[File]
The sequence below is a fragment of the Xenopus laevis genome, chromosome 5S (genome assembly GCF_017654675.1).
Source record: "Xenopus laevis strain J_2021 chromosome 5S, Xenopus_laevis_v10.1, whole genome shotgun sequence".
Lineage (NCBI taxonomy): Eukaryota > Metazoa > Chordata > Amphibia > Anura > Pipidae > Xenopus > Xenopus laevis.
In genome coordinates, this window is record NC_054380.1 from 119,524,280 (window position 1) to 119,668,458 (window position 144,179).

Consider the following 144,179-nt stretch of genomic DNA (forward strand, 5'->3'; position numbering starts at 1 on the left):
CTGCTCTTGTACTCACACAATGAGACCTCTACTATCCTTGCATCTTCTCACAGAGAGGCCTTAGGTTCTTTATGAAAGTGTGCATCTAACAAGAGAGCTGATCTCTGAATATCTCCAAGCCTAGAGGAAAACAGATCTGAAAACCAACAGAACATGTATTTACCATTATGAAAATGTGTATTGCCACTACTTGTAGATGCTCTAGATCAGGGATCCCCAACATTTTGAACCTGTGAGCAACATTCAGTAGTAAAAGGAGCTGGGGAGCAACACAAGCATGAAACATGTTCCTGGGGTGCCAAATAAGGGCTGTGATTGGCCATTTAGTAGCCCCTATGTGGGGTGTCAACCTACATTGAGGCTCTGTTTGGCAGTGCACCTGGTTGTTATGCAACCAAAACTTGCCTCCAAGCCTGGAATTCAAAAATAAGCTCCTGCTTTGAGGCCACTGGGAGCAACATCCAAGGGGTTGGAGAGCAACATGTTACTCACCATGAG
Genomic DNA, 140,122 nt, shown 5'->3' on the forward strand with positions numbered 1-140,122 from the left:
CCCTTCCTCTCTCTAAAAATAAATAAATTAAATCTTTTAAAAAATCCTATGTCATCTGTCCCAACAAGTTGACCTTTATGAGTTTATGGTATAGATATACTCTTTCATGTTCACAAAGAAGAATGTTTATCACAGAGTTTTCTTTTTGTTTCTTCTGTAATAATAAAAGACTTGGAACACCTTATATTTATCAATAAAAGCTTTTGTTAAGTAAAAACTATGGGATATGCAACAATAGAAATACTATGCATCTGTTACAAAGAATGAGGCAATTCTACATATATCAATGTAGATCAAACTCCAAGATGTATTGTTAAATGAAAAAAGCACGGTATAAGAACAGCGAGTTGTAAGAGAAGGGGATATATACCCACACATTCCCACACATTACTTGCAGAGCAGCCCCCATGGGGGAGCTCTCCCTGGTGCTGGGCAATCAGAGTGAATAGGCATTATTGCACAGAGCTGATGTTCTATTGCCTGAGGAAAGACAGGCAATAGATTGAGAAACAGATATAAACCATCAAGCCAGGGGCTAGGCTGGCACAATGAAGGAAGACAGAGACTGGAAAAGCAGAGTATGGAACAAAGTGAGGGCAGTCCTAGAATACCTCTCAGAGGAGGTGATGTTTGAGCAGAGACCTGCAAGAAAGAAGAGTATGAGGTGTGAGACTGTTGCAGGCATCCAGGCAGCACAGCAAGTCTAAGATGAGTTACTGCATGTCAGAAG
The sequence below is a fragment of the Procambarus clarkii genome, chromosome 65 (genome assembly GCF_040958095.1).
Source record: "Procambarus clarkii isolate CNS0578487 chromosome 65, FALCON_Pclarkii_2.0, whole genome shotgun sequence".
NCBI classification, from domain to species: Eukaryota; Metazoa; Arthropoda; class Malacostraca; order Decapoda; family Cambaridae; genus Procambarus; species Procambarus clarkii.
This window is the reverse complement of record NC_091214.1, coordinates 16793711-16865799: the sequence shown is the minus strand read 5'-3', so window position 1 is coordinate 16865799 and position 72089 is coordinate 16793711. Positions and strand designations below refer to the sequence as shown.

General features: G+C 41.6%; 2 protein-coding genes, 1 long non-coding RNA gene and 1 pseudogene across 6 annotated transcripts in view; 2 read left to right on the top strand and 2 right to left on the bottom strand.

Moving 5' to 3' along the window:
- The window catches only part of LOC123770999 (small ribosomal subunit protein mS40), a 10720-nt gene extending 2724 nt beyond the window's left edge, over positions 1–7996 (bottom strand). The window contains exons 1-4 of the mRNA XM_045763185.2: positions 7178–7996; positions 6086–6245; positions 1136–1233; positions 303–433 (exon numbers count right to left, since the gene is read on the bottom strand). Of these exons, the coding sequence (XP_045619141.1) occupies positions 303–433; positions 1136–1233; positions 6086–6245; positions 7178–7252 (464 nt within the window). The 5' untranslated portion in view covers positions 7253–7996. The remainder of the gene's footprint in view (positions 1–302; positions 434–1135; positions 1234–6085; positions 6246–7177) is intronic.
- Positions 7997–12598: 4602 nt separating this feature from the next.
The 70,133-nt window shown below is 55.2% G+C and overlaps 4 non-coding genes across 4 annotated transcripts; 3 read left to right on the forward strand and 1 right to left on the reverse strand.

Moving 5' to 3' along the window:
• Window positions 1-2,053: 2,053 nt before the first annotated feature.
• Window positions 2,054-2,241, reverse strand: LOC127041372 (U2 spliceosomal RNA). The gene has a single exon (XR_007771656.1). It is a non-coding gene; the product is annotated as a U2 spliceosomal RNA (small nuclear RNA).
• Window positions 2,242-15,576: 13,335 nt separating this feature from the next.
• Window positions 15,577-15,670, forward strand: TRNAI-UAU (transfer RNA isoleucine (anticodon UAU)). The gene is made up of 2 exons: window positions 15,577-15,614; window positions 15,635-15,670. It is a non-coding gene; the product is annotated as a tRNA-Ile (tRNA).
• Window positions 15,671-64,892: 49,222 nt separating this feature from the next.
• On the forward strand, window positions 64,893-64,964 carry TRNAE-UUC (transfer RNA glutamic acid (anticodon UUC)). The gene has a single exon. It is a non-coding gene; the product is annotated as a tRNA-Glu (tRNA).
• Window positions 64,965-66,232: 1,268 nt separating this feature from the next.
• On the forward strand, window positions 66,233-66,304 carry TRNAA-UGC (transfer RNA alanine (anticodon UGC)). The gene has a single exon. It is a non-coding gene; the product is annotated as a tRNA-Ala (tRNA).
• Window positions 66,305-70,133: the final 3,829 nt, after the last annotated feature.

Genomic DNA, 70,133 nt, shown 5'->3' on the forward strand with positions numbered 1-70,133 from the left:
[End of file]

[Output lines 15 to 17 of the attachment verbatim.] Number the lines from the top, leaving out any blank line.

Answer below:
- The window catches only part of LOC123770999 (small ribosomal subunit protein mS40), a 10720-nt gene extending 2724 nt beyond the window's left edge, over positions 1–7996 (bottom strand). The window contains exons 1-4 of the mRNA XM_045763185.2: positions 7178–7996; positions 6086–6245; positions 1136–1233; positions 303–433 (exon numbers count right to left, since the gene is read on the bottom strand). Of these exons, the coding sequence (XP_045619141.1) occupies positions 303–433; positions 1136–1233; positions 6086–6245; positions 7178–7252 (464 nt within the window). The 5' untranslated portion in view covers positions 7253–7996. The remainder of the gene's footprint in view (positions 1–302; positions 434–1135; positions 1234–6085; positions 6246–7177) is intronic.
- Positions 7997–12598: 4602 nt separating this feature from the next.
The 70,133-nt window shown below is 55.2% G+C and overlaps 4 non-coding genes across 4 annotated transcripts; 3 read left to right on the forward strand and 1 right to left on the reverse strand.